Infiniti's QX Inspiration electric concept combines beauty and power

By Hannah Elliott , January 16 2019
Infiniti's QX Inspiration electric concept combines beauty and power

When Infiniti pulled back the covers on its Infiniti QX Inspiration at this week's North American International Auto Show in Detroit, the luxury arm of Nissan wasn't just showing off an electric 'crossover' concept – it was hinting at what we'll see when the brand launches its first fully electric SUV in the next decade.

And it's likely to be a decade full of electric SUVs. At a forecasting breakfast the morning of the debut, Cox Automotive analysts said crossovers and SUVS will be the next dominate segment in the automotive market –even more so as the market for them tends toward high-performing electric power.

“SUVs have become cars with SUV bodies sitting on top of them,” said Cox Automotive's Karl Brauer. "It used to be a big delta divide in performance if you got an SUV over a car. But now they basically feel like cars. The vehicles at this (Detroit) show point to that now more than ever."

As part of the Renault-Nissan-Mitsubishi Alliance – an agreement among those automakers to share intelligence and components – Infiniti is well-suited to have its own electric-powered vehicle, even though it's one of the last premium or luxury brands to show a working example. Audi and Jaguar have already put all-electric SUVs into production.

The chiseled QX, which looks not unlike a crouching predator, is a strong step in the right direction – if you’re going by looks. It shows that Infiniti is tapping into what makes it unique.

Traditional Japanese design principles shape and inform the Infiniti QX Inspiration.

From the outside, Infiniti says, the car incorporates elements of origami, with the lines on the grille-less front matching the look of creases in folded paper. The thin front headlights and a single rear taillight add to the effect.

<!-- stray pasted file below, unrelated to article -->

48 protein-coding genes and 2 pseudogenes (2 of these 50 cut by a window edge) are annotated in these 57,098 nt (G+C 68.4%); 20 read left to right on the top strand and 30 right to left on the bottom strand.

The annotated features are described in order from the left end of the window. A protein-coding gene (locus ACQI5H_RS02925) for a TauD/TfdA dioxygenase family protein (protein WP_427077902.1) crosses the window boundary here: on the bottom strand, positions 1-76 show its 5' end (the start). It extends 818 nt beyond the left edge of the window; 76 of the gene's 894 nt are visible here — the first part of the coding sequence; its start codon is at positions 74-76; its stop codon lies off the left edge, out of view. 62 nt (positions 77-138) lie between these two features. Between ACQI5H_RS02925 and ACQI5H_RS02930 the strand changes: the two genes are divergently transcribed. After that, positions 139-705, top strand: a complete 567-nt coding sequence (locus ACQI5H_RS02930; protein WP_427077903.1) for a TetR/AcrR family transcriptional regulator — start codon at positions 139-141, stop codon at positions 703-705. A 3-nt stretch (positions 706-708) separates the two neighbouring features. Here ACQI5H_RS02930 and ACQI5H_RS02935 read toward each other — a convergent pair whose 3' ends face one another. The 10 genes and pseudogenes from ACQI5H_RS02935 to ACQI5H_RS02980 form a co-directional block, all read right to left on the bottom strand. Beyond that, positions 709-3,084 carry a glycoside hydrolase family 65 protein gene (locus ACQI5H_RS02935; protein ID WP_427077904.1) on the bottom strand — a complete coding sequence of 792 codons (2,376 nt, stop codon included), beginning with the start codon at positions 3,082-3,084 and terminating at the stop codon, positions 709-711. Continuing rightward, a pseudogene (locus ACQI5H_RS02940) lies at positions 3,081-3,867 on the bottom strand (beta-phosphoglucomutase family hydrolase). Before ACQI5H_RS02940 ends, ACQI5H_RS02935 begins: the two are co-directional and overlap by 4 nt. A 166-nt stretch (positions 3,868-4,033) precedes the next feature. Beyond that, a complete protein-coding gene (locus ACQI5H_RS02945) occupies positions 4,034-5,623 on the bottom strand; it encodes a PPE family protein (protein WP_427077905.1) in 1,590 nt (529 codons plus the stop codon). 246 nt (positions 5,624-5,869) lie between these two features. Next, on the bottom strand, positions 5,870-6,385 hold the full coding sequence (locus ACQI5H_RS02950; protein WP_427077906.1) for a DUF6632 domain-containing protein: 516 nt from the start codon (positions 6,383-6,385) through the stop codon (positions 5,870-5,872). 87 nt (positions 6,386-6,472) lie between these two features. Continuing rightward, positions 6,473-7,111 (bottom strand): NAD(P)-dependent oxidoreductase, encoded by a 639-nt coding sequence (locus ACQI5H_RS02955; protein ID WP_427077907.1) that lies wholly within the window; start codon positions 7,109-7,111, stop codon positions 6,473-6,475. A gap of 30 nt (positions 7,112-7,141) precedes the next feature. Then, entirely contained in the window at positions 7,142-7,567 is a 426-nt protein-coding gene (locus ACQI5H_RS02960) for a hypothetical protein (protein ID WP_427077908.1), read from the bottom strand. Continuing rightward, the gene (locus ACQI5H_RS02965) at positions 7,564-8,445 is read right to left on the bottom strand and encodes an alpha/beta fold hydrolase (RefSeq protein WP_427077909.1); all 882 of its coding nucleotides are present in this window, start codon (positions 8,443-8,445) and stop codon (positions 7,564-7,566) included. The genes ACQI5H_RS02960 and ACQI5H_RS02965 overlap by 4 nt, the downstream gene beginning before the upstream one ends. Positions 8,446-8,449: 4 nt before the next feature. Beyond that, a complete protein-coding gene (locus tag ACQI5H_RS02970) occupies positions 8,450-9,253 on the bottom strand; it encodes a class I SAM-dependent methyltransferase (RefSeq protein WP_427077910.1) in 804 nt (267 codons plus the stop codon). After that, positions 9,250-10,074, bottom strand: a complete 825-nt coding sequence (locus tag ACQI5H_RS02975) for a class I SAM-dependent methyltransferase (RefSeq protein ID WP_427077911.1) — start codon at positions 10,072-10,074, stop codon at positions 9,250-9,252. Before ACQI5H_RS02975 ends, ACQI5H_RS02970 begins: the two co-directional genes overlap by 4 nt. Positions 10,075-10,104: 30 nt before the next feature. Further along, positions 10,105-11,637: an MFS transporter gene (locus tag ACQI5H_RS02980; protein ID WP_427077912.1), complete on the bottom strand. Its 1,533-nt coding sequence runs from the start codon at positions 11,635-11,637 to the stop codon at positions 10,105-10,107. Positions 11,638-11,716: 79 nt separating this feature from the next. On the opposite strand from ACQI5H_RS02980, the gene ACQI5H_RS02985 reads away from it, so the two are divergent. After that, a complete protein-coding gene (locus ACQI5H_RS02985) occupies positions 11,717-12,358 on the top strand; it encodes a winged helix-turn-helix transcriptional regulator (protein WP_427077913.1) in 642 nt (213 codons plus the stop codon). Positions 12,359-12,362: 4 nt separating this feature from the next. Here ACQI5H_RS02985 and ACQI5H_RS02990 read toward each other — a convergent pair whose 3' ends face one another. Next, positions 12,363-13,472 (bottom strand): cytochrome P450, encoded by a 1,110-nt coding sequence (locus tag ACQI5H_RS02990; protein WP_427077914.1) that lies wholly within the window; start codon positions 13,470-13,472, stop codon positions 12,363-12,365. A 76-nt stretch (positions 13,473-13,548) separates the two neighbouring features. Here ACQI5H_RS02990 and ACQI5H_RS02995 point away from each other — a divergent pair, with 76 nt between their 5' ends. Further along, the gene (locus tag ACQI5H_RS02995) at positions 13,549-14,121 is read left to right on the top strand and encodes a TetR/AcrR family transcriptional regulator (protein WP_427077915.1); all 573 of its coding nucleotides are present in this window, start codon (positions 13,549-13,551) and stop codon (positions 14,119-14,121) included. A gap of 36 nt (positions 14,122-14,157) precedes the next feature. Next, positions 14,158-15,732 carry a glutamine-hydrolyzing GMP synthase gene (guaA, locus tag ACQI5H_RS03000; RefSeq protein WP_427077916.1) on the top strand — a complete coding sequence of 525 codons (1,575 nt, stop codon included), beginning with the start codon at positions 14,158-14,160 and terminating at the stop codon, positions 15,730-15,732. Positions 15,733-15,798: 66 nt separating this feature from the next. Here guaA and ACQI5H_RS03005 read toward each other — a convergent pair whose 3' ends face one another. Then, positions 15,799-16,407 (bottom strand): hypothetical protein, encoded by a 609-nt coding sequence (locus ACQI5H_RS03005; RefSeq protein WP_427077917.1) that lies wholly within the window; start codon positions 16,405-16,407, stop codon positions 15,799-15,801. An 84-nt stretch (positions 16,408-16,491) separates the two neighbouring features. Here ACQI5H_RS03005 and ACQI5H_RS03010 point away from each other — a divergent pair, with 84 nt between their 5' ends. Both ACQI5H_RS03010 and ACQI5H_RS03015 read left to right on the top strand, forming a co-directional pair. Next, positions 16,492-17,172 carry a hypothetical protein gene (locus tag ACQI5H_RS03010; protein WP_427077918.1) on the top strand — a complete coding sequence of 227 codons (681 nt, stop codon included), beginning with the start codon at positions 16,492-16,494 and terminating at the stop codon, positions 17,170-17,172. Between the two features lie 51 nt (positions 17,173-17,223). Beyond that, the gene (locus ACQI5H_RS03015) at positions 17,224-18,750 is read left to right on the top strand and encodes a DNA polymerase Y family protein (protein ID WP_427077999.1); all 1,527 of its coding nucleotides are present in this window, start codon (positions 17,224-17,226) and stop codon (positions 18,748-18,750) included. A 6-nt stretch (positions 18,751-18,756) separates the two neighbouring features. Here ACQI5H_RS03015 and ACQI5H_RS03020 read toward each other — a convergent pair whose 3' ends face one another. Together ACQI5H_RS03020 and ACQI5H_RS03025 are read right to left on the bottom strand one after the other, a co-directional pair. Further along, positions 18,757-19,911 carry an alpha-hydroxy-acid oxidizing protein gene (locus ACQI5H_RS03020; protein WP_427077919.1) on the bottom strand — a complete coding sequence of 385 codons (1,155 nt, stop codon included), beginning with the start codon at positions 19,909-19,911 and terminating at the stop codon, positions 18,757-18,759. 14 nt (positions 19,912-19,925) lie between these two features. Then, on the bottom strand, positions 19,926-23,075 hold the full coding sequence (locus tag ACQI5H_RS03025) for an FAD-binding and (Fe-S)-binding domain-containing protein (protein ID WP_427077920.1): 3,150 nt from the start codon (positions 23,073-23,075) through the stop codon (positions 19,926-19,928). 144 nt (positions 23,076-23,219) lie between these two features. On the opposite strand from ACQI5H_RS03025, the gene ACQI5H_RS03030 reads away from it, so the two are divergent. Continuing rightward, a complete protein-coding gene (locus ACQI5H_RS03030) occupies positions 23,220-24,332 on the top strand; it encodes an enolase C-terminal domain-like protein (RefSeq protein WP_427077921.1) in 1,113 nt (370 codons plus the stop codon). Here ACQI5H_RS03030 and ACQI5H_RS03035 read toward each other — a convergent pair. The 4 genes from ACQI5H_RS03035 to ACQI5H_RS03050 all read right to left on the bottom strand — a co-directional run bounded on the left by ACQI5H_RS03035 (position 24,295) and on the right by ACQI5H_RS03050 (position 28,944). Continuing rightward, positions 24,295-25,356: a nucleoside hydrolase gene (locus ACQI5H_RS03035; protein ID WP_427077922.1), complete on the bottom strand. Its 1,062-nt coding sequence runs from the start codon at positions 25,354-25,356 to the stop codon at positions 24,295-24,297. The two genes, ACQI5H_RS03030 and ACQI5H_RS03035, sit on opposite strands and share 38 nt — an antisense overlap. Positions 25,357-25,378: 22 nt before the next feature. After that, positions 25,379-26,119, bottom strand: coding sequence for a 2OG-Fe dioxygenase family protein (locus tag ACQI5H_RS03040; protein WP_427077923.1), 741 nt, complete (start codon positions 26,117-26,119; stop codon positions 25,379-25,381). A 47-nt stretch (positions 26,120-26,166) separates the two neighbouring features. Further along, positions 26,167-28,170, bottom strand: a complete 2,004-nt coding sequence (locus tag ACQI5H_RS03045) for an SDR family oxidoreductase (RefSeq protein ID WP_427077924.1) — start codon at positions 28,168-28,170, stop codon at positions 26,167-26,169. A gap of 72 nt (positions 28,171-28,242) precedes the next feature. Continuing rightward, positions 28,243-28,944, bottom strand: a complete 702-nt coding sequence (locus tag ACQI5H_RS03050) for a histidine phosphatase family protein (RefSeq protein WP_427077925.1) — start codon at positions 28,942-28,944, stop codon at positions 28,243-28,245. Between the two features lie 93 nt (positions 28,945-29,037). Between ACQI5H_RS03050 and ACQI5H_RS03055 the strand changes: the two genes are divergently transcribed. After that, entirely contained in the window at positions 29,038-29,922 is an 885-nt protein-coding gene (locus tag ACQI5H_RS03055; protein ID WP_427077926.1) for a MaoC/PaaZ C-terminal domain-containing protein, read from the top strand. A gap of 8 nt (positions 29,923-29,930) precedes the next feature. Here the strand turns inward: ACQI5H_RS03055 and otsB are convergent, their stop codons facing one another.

Twenty-two-inch wheels and rear edges that seem to fold in toward each other at the back make the car look muscular – even stocky.

Inside, the QX is meant to feel like a lounge and follows the Japanese principle of omotenashi, or warmth of hospitality in a given space.

Since it lacks a transmission, and the battery pack sits low, beneath the white suede floor, there’s lots of flat space through the center of the car.

That follows the idea of ma, Infiniti executives explained at the debut – that is, how open spaces between lines create tension and anticipation.

There’s a cabin headliner made from red cedar, a marble center console, and coloration inside and out to reference the white snow of Mt Fuji and ancient Japanese lacquerware.

Technology inside the Infiniti QX Inspiration is limited to this part of the car, mostly dominated by a gold-tinted dashboard monitor that spans the entire width of the vehicle.

Elsewhere, there’s a “dramatic reduction” in the number of buttons required to control temperature, sound, navigation, and other systems.

The rear space is minimal, devoid of buttons or creature-comfort technology. The burls of the sugi wood in the roof of the car were deliberately left to evoke the idea that imperfection can be artistically beautiful.

“We haven’t really embraced our Japanese heritage until now,” said Infiniti design director Alfonso Albaisa. “It’s time.”

This all looks vastly different, and more realistic, than the other electric prototypes Infiniti has shown, such as the Rocketeer-like Prototype 10.

“Infiniti, for a lot of reasons, has been very much middle-of-the-road for many, many years and has tried to do too many things,” Infiniti president Christian Meunier said during a private interview before the debut Monday.

“We don’t need 50 different models like the Germans. We need the ones that will give us the edge in the marketplace. That means we can’t be the car for everyone – and that’s the big shift that is happening now for Infiniti."

Like other electric and self-driving concepts from BMW and Aston Martin, the car is fully drivable by a human hand. But the steering wheel and lower pedals retract if the driver wants to hand over driving responsibilities to the car.

Infiniti hasn’t released technical specifics of the QX, such as the range of the vehicle or how fast it could get to 100km/h, but at this point, that would be speculation at best.

Hannah Elliott

Hannah Elliott is the resident motoring writer at Bloomberg.

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